Arts Profile: Kevin Kiely Jnr

  • Kevin-Kiely-3-653x408.jpg
Photography by: Tarmo Tulit

Kevin Kiely Jr. is an actor, performer, production company owner and overall theatre extraordinaire. 

Originally from Limerick, Kevin moved to England for six and a half years to pursue his career in theatre and performance art, moving back to Limerick in late 2013 to get involved in City of Culture. Since then, he has starred in numerous theatre pieces as well as short films, and has also set up his own production company, IsleBoro Productions.

The name ‘IsleBoro’ is a combination of where both of his parents are from, “my dad is from the Island Field and my mum is from Janesboro so the Island and Janesboro combined is who I am.” Kevin has worked in Ireland and England and across the pond, appearing in Hollywood blockbusters The Dark Knight Rises and World War Z. And he’s only just getting started…

Having spent most of his life in Limerick and being involved with numerous theatre companies in the city, Kevin saw a gap in the market for something like IsleBoro Productions. “I looked around and while there are brilliant theatre companies doing brilliant things, I didn’t quite see what I wanted to do.” It’s difficult to pin down exactly what IsleBoro Productions are as they specialise in many aspects of theatre and performance art, from putting on countless performances of their own to event management and graphic design for other organisations.

“Wherever they are, I’ll come to them. It can be anywhere, the top of a mountain even – I drive a Land Rover Defender! I want people to know that I’ll bring that theatricality, that experience, that humbleness, that responsibility to an event for their company. I love it.”

The main difference between IsleBoro and other production companies are the venues that Kevin uses. “I’m all for sitting down and watching a play in a theatre; I’m all for that and I’ll do that as well with IsleBoro Productions. But what I’m interested in is bringing people to obscure locations, to locations that are exciting.”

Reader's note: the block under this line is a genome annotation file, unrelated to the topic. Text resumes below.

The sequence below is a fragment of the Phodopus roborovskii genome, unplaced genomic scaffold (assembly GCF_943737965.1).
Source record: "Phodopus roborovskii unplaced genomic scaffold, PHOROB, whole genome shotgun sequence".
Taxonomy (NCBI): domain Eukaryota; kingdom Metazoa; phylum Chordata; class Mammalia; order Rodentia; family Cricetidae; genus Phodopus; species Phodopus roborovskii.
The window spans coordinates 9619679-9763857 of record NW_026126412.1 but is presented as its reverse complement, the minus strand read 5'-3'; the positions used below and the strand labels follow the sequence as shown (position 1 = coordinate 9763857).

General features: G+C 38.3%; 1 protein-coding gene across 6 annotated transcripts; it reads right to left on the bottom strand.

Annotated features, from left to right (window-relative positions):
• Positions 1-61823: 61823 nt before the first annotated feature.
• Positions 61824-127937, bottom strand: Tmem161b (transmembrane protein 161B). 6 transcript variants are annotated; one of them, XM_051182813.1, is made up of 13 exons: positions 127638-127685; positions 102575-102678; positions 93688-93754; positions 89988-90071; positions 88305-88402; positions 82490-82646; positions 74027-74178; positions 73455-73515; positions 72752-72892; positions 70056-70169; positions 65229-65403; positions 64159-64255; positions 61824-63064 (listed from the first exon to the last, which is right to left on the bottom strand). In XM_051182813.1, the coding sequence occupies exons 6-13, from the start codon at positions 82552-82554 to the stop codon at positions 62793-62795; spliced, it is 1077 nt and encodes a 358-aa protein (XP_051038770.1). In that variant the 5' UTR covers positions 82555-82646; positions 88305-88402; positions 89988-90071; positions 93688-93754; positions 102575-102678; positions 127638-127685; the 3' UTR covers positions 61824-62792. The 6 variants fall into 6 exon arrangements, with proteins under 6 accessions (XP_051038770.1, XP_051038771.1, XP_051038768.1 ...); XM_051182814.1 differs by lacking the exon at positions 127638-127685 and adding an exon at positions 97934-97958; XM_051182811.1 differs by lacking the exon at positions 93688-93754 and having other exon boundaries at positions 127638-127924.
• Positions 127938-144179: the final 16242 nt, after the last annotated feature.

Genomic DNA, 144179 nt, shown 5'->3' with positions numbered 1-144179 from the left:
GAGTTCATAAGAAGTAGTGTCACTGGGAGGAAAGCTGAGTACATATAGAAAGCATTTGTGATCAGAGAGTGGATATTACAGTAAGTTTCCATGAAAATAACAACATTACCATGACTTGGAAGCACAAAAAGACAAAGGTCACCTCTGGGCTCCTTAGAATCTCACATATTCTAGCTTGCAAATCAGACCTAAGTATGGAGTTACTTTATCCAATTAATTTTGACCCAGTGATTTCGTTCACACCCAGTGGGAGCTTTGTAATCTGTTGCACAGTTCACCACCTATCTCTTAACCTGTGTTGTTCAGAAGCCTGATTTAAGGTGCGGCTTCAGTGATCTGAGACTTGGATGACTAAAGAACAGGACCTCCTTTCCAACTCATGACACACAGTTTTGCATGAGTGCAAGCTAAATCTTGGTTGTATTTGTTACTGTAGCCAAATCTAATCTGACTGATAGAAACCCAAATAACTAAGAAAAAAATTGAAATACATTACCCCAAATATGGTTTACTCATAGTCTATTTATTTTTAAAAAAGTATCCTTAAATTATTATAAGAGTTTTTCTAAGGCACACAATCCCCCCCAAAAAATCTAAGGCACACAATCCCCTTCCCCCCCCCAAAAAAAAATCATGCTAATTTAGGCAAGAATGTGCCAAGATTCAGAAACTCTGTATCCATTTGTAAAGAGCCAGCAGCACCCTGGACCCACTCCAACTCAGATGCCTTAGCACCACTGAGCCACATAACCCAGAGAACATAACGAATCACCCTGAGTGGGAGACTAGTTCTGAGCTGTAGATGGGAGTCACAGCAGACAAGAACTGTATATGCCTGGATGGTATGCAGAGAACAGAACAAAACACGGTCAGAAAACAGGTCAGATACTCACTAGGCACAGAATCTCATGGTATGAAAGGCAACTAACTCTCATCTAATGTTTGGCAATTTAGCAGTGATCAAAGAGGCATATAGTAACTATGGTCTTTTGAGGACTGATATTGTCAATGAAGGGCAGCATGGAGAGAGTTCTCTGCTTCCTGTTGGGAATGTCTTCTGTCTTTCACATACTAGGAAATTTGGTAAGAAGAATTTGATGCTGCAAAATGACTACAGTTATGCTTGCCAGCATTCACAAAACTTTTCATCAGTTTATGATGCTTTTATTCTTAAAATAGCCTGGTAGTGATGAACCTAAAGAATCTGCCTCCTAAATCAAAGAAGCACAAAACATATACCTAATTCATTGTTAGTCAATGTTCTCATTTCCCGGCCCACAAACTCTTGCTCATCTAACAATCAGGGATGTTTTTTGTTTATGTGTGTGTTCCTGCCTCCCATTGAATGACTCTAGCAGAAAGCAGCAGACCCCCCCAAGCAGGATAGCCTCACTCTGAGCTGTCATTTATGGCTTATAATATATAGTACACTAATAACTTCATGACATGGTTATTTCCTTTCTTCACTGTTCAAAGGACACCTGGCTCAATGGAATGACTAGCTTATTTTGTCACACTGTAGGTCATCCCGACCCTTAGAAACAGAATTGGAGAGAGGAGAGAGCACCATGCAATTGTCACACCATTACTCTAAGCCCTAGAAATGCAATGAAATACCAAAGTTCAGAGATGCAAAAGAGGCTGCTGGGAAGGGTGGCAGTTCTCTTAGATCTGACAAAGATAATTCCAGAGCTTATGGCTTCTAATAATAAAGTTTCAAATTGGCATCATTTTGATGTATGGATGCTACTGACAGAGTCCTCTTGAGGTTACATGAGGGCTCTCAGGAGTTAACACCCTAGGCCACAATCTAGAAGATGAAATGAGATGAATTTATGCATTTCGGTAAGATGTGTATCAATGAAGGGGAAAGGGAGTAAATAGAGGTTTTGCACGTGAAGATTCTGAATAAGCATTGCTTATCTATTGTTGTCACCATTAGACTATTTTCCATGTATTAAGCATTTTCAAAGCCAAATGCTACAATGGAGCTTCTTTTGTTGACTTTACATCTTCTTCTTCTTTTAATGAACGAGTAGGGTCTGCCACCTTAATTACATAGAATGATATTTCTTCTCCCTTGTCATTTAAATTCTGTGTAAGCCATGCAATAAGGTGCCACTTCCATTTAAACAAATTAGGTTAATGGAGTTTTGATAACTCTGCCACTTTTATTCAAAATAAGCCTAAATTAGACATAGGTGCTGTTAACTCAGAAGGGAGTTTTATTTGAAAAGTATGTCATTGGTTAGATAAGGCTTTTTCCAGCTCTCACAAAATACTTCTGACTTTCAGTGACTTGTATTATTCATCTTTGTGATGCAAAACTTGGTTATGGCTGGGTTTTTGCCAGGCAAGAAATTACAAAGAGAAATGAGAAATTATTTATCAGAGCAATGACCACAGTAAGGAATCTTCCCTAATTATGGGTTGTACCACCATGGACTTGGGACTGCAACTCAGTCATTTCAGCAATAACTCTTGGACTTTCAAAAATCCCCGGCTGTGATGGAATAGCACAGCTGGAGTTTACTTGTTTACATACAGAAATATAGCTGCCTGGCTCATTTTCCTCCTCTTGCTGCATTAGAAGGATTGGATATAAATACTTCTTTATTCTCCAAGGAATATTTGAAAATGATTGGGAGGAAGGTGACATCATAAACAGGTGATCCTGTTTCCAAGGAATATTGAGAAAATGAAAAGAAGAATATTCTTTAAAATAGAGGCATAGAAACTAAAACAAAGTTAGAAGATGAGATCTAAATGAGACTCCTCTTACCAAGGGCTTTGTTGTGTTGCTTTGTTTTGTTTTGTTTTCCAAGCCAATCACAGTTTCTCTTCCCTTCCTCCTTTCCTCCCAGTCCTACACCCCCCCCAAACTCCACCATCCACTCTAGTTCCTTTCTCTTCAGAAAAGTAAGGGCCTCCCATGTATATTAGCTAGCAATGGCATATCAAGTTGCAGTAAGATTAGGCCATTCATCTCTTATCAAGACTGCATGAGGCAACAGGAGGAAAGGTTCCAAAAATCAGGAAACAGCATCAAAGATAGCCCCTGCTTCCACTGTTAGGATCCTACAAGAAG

There are so many interesting and historical buildings in Limerick that often go unnoticed, and Kevin plans to bring them back to life with his productions, “I want to be the one who puts a production where people can explore a building and see something that they haven’t seen before.”


More importantly for Kevin, IsleBoro productions is “about telling stories, getting stories out there that people can relate to, that people are actually interested in, that aren’t boring, that aren’t run of the mill, that aren’t shallow.” This can definitely be said for one of his current productions,

The Prison of Oil. Described as “a play that imagines the possibilities if one man is given a blank canvas of power” it deals with what Kevin says is “happening nowadays in the hunt for power and people’s inability to see the bigger picture.”

The play stars Limerick actors John Murphy and nine-year-old Danny Lynch, who plays a younger version of Murphy’s character. The Prison of Oil runs until May 7th in the Limerick City Build, formerly the Cahill May Roberts building, “next to where Docs used to be if you’re as old as I am, or Trinity Rooms or Crush 87 if you’re a bit younger.”

Tickets for The Prison of Oil get you more than just access to the performance. “Anyone who buys a ticket will get this really cool black bookmark, which is what the ticket is, then you tear off the ticket stub when the show finishes and you go to The Red Hen, you hand it across the bar and you’ll get a pint of Tiger beer or a tea, coffee or a soft drink and that’s on me.

tea, coffee or a soft drink and that’s on me. The reason I do that is because I want people to go to the theatre at eight and get them to 10 o’clock without putting their hand in their pocket again, except to take out the voucher.”

Kevin rarely gives away too many details about the storylines of his productions, “I’m very good at telling the audience they need to see it and I’m very good at not revealing a lot.” He does have this to say about The Prison of Oil: “It’s all about why a man feels that it’s justified to seek to be the person in power in the land that he lives in.